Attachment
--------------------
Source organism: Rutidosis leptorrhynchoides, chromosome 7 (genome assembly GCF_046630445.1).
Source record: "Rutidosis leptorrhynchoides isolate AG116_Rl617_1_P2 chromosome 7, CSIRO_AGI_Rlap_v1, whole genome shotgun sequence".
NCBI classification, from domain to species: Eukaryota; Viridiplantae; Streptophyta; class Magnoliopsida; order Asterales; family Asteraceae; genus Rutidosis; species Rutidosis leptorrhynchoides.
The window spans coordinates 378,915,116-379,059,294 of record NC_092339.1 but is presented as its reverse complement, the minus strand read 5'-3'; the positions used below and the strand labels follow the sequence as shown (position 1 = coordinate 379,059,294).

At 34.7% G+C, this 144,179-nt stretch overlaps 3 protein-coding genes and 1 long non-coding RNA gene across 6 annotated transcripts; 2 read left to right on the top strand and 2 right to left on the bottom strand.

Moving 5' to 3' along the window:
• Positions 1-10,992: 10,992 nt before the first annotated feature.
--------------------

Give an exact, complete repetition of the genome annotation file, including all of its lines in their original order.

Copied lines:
Source organism: Rutidosis leptorrhynchoides, chromosome 7 (genome assembly GCF_046630445.1).
Source record: "Rutidosis leptorrhynchoides isolate AG116_Rl617_1_P2 chromosome 7, CSIRO_AGI_Rlap_v1, whole genome shotgun sequence".
NCBI classification, from domain to species: Eukaryota; Viridiplantae; Streptophyta; class Magnoliopsida; order Asterales; family Asteraceae; genus Rutidosis; species Rutidosis leptorrhynchoides.
The window spans coordinates 378,915,116-379,059,294 of record NC_092339.1 but is presented as its reverse complement, the minus strand read 5'-3'; the positions used below and the strand labels follow the sequence as shown (position 1 = coordinate 379,059,294).

At 34.7% G+C, this 144,179-nt stretch overlaps 3 protein-coding genes and 1 long non-coding RNA gene across 6 annotated transcripts; 2 read left to right on the top strand and 2 right to left on the bottom strand.

Moving 5' to 3' along the window:
• Positions 1-10,992: 10,992 nt before the first annotated feature.